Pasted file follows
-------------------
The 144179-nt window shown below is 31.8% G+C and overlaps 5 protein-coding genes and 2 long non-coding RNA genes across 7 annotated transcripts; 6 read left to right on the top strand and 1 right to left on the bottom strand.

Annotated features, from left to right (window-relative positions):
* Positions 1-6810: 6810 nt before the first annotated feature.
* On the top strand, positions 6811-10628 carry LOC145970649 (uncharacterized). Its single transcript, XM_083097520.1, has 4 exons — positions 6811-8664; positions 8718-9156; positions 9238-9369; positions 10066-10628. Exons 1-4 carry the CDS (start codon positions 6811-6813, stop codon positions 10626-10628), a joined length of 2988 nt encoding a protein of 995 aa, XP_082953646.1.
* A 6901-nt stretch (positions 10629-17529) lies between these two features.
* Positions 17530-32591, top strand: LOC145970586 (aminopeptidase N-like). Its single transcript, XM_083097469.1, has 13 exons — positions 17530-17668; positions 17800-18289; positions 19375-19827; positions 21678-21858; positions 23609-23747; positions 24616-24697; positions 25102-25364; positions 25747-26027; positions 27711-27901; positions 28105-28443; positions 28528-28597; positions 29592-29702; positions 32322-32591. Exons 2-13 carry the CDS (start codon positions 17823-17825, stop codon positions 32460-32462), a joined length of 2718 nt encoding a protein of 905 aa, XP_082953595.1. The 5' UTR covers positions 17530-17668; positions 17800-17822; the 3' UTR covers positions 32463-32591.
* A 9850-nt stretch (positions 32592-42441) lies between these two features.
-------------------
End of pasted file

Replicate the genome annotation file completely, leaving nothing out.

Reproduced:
The 144179-nt window shown below is 31.8% G+C and overlaps 5 protein-coding genes and 2 long non-coding RNA genes across 7 annotated transcripts; 6 read left to right on the top strand and 1 right to left on the bottom strand.

Annotated features, from left to right (window-relative positions):
* Positions 1-6810: 6810 nt before the first annotated feature.
* On the top strand, positions 6811-10628 carry LOC145970649 (uncharacterized). Its single transcript, XM_083097520.1, has 4 exons — positions 6811-8664; positions 8718-9156; positions 9238-9369; positions 10066-10628. Exons 1-4 carry the CDS (start codon positions 6811-6813, stop codon positions 10626-10628), a joined length of 2988 nt encoding a protein of 995 aa, XP_082953646.1.
* A 6901-nt stretch (positions 10629-17529) lies between these two features.
* Positions 17530-32591, top strand: LOC145970586 (aminopeptidase N-like). Its single transcript, XM_083097469.1, has 13 exons — positions 17530-17668; positions 17800-18289; positions 19375-19827; positions 21678-21858; positions 23609-23747; positions 24616-24697; positions 25102-25364; positions 25747-26027; positions 27711-27901; positions 28105-28443; positions 28528-28597; positions 29592-29702; positions 32322-32591. Exons 2-13 carry the CDS (start codon positions 17823-17825, stop codon positions 32460-32462), a joined length of 2718 nt encoding a protein of 905 aa, XP_082953595.1. The 5' UTR covers positions 17530-17668; positions 17800-17822; the 3' UTR covers positions 32463-32591.
* A 9850-nt stretch (positions 32592-42441) lies between these two features.